The real effect of TheBernank’s Twist will be financial institutions being forced from their spread trades & QE front running into speculating in ponds with liquidity sufficient to allow them to switch back to QE front running when that press is turned back on.

    The fact is the political ideology battles, the box of the Keynseian debt end game, and the natural economic “rest/natural reaction” phase China/BRICs/EM are entering means the next leg on the revision to the mean is under way.

  3. rd says:

    In our modern era of inflation, just about anything with a dollar sign in front of it looks parabolic when plotted on an arithmetic plot that has several decades of data.

    We should make it a resolution to use semi-log plots for any time frames greater than a decade so that real deviations from trends can be seen, instead of just the impact of inflation.

  4. [...] The myth of cash on the sidelines.  (Big Picture) [...]

  5. Lee Gibson says:

    And so another media meme turns out to be totally bogus.

  6. gman says:

    $100 of stock $10 of cash= “10% cash on sidlines”
    stock crashed to $50
    still w/ $10 in cash = “20% cash on sidelines”

    Crashes cause ” cash on sideline” to go up!

  7. DrungoHazewood says:

    Money flows through, not into, the market.

  8. DrungoHazewood says:

    Gold and silver? Wow, lots of small fry and big fish getting fried. Silver was 41 two days ago. Margin calls all over.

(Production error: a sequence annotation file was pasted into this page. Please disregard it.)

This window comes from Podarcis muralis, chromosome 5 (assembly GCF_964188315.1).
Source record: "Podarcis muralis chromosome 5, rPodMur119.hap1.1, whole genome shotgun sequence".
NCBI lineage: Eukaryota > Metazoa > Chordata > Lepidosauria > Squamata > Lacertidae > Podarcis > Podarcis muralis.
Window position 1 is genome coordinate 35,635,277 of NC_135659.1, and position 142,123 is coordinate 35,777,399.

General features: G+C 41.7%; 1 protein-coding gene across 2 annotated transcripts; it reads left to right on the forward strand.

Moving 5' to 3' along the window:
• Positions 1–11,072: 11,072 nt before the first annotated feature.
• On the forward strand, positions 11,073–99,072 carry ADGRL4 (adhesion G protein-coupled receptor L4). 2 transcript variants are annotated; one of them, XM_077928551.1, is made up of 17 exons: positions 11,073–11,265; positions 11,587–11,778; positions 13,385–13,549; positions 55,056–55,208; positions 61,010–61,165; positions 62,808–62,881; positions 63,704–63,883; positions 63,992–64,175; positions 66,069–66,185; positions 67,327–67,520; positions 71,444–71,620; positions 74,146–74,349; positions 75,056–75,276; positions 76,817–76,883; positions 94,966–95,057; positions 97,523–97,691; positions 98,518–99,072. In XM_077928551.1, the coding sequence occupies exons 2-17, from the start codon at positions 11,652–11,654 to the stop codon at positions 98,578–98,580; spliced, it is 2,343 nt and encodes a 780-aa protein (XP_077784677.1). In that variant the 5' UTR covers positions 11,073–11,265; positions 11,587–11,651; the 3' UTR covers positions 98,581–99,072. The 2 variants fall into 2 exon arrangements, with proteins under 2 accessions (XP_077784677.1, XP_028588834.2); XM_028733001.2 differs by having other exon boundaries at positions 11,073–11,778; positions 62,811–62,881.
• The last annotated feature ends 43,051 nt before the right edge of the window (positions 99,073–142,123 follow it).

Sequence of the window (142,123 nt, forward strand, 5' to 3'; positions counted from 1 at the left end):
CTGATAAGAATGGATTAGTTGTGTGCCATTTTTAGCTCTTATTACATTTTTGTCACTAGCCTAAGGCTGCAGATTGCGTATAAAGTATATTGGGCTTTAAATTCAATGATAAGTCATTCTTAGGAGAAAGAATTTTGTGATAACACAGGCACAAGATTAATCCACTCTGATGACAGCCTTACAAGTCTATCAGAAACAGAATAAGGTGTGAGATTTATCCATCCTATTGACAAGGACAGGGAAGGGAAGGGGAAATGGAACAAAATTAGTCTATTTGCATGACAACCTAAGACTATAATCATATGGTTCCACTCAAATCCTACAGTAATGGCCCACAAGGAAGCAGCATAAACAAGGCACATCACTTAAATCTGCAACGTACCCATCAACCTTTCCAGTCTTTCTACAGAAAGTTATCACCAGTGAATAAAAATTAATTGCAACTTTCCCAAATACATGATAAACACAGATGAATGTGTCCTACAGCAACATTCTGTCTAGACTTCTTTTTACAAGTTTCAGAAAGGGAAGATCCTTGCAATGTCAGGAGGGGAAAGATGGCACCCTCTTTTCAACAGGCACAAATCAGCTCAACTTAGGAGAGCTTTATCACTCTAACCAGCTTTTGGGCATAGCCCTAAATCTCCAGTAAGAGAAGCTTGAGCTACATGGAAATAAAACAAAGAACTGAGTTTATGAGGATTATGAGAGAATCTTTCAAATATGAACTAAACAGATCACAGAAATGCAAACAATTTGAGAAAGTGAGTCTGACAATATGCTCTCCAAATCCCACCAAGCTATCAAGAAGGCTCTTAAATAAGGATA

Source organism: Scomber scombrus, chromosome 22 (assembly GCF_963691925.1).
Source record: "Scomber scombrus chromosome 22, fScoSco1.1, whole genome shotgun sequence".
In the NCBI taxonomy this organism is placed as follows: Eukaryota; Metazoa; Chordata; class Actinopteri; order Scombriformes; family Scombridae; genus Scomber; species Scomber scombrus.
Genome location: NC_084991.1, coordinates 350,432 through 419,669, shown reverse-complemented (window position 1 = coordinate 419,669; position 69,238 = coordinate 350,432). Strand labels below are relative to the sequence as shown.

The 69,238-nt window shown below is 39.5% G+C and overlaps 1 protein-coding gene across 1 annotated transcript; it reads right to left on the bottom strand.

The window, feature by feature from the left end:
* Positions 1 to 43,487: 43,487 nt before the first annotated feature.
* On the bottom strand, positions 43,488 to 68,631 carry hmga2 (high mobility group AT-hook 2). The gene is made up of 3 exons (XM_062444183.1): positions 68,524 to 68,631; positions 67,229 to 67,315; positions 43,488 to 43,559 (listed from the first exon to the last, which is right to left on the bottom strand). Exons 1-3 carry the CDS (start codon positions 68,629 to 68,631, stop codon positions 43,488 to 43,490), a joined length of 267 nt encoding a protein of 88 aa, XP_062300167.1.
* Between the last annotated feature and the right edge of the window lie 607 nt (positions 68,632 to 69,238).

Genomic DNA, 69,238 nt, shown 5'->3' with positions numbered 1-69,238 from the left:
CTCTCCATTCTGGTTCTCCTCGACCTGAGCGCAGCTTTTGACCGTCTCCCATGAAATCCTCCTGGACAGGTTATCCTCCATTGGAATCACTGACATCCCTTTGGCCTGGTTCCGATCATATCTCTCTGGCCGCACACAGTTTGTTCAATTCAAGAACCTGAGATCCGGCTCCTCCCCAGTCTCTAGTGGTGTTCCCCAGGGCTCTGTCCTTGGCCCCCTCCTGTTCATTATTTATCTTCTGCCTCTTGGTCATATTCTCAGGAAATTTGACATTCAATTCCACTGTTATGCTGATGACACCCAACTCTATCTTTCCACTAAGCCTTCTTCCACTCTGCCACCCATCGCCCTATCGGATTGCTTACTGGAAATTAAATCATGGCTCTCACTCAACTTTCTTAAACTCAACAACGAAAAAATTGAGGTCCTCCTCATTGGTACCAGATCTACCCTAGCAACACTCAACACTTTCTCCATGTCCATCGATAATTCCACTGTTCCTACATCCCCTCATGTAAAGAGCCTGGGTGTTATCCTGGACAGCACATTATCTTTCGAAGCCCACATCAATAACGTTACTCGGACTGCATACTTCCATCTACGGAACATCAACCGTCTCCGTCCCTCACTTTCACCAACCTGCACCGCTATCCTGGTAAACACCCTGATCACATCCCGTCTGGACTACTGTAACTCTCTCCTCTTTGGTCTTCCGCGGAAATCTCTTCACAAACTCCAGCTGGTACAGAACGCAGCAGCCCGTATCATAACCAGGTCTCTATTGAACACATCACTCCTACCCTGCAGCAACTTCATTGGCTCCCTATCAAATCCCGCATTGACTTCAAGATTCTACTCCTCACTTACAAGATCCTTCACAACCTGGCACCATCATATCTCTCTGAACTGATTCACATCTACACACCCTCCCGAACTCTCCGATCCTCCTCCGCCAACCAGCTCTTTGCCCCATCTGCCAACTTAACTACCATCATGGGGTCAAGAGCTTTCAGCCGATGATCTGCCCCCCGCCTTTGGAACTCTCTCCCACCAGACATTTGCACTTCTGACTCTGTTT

9. ToNYC says:

    The great Bondini Bernanke has transmuted saver’s interest income into medicine to cure the member bank monopoly toxic ingestion with his magic ZIRP-wand. The old witch would have prescribed ipecac, but Federal Reserve’s Alchemy always sells better than blowing chunks until it doesn’t.

  10. 4whatitsworth says:

    Hmm.. the question here is do you believe the total asset number on the balance sheet. We are in the modern area of bookkeeping fabrication and companies made up of acquisitions (balance sheet myth). If carefully scrutinized I think that one would see that the real asset number is much lower and the liquid asset number is fairly accurate. Let’s see liquid assets vs cash flow.

  11. Carl C says:

    I haven’t done liquid assets vs. cash flow, but I have done liquid assets vs. profits. Like cash flow, profits tends to be a “noisy” indicator and tends to jump around a lot. So, the chart is choppy like the 4th chart above. But, the median and current values are enough to give you the big picture…

    Liquid Assets vs. Profits:
    median (since 1998): 1.04
    this quarter: 1.06

  12. Frilton Miedman says:

    $2 trillion is still $2 trillion, even dollar devalued it’s an incredible sum.

    What I wonder, on the second chart that shows “as a percent of”, wouldn’t that chart more illuminate the massive growth in non-liquid assets?

  13. KenK says: